Strength is a number thing
Another prestigious project: The restoration of the legendary Junkers W 33 with the D-1167 registration sign. In 1928 under the command of Lufthansa pilot Hermann Köhl, the aircraft was the first to cross the Atlantic from East to West and has been in the possession of the Henry Ford Museum in Dearborn near Detroit since 1938. At the instigation of the "We're going to bring the Bremen back to Bremen" ("Wir holen die Bremen nach Bremen e.V.") society, the aircraft was allowed to come home for a number of years in return for its restoration (1997-2010). Bang on time to mark 70 years of transatlantic travel, a team of enthusiasts and engineers from Lufthansa in Bremen completed the job of restoring the aircraft under the expert supervision of the specialists from our Foundation. The Junker W 33 can be admired in the "Bremenhalle" aviation and space travel gallery at Bremen Airport until 2010.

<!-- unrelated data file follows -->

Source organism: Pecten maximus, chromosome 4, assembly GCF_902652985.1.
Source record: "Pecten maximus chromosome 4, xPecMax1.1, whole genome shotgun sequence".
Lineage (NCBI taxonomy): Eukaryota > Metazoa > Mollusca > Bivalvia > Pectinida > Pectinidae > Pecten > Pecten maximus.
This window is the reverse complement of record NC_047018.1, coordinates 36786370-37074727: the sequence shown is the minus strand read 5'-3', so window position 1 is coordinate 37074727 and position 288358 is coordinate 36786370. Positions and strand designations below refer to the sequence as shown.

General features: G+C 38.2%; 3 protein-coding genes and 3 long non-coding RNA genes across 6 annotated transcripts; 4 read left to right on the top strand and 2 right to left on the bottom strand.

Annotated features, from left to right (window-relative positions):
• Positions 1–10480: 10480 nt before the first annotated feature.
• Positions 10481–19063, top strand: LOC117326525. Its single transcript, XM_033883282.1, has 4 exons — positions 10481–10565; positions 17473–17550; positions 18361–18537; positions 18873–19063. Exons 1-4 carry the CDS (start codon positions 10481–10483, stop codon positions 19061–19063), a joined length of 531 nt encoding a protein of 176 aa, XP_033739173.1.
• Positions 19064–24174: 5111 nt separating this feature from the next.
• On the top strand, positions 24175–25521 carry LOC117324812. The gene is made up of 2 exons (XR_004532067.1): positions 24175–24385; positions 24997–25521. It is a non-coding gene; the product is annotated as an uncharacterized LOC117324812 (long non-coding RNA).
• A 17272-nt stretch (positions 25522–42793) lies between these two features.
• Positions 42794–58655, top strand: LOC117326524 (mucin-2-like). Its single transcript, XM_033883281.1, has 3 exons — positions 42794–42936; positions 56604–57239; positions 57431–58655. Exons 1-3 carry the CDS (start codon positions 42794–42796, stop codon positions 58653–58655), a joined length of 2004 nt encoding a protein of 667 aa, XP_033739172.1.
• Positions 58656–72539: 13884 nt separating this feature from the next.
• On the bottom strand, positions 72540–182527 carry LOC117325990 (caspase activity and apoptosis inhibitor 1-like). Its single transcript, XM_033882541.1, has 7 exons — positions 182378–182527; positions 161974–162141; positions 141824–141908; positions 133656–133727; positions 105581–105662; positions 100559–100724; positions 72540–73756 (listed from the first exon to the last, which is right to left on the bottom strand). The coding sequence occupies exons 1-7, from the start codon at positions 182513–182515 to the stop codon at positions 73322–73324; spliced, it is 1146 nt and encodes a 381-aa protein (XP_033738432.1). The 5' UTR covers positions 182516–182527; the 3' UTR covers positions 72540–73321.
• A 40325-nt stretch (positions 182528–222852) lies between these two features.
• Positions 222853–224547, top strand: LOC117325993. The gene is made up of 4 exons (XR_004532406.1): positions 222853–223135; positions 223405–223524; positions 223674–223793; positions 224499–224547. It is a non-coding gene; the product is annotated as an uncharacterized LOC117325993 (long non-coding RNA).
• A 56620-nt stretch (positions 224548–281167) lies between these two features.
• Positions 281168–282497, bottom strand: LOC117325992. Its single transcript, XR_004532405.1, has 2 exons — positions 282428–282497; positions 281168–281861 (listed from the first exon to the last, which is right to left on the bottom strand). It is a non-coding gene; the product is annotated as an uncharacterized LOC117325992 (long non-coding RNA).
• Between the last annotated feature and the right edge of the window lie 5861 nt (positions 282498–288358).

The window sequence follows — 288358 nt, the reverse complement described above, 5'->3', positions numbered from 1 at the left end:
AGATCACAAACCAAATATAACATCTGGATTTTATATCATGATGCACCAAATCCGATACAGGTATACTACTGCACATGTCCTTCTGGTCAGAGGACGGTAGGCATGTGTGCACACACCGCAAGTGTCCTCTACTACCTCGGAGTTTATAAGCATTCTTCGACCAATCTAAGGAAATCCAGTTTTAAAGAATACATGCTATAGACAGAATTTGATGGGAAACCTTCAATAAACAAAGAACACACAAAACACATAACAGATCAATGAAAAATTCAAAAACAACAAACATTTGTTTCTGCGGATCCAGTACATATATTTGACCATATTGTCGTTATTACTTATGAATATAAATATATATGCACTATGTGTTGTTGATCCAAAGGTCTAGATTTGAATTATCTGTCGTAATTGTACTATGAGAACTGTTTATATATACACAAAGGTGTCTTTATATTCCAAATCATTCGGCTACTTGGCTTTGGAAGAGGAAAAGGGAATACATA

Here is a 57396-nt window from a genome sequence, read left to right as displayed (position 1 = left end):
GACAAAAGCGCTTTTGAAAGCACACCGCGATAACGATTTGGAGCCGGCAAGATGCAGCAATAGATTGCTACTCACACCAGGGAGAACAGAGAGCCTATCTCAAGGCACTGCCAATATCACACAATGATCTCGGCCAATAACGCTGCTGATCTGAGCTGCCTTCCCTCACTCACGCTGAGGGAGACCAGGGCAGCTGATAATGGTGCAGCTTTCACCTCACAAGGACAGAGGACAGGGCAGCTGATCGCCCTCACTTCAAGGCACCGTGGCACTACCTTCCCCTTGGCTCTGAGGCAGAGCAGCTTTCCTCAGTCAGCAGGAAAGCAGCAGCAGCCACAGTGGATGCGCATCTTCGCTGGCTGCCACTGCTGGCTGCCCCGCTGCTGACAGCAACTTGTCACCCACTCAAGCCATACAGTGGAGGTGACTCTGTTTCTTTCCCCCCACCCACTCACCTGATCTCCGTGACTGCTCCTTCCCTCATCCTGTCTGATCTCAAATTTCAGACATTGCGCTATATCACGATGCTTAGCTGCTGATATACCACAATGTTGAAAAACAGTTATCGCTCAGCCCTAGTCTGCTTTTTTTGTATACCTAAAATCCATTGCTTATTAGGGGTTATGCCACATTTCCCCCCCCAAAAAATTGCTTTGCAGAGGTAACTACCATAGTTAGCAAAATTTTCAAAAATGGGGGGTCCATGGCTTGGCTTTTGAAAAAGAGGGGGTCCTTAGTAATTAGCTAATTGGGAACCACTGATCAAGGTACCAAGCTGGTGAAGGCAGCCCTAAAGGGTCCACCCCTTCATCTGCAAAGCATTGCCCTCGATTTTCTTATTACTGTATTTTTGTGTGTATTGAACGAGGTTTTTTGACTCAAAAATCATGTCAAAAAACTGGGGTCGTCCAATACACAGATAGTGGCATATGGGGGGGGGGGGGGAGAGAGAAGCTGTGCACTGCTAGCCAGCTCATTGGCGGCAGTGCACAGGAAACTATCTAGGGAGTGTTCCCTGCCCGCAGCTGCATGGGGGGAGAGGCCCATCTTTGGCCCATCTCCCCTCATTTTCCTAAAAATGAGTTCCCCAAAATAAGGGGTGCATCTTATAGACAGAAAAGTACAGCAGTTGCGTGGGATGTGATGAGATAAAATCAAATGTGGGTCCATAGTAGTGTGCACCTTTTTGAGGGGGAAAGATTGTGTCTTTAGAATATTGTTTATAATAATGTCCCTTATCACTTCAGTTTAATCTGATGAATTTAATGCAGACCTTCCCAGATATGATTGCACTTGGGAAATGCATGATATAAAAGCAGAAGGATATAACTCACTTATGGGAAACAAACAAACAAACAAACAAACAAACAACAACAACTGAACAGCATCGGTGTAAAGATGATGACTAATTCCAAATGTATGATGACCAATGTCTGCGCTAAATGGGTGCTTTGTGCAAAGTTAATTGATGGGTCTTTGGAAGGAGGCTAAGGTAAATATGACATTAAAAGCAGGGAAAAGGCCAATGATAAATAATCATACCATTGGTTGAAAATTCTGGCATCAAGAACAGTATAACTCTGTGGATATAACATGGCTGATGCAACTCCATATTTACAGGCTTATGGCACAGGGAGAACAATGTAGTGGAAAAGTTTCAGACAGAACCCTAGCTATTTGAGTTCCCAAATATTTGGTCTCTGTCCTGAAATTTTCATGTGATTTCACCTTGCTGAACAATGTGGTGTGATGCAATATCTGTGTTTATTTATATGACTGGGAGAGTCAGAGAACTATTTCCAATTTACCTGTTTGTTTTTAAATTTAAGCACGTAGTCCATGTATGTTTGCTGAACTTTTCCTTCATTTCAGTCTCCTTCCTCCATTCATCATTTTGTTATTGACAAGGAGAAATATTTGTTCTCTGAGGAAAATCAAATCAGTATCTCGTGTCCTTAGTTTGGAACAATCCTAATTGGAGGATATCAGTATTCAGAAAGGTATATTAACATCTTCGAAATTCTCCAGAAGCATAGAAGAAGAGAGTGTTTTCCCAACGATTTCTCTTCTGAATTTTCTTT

The Foundation was also involved in restoring the Saab Safir, one of the first training aircraft to be deployed by Lufthansa after its 1955 re-establishment. Stemming from 1954, the tradition-steeped airplane bearing the D-EBED registration mark was bought back by Lufthansa Flight Training in April 1999. Among other partners, Deutsche Lufthansa Berlin-Stiftung works closely with the German Museum of Technology in Berlin. The museum, founded in 1982, now once again operates an attractive exhibition center displaying many a treasure from the golden age of flying. Opening in 2005, it picks up the tradition of the world's largest collection of civil aviation artifacts.
The "Super Star" has doubtlessly flown into the hearts of aviation enthusiasts. It is not only her design that is enchanting...
Today, the valuable vintage Ar 79 B airplane belongs to the Aviation Department of the German Museum of Technology in Berlin where it is on permanent display.
The Fw 200 "Condor" is a real vintage gem and the only aircraft of its type that is known to exist worldwide.
The two starboard piston engines of a Super Constellation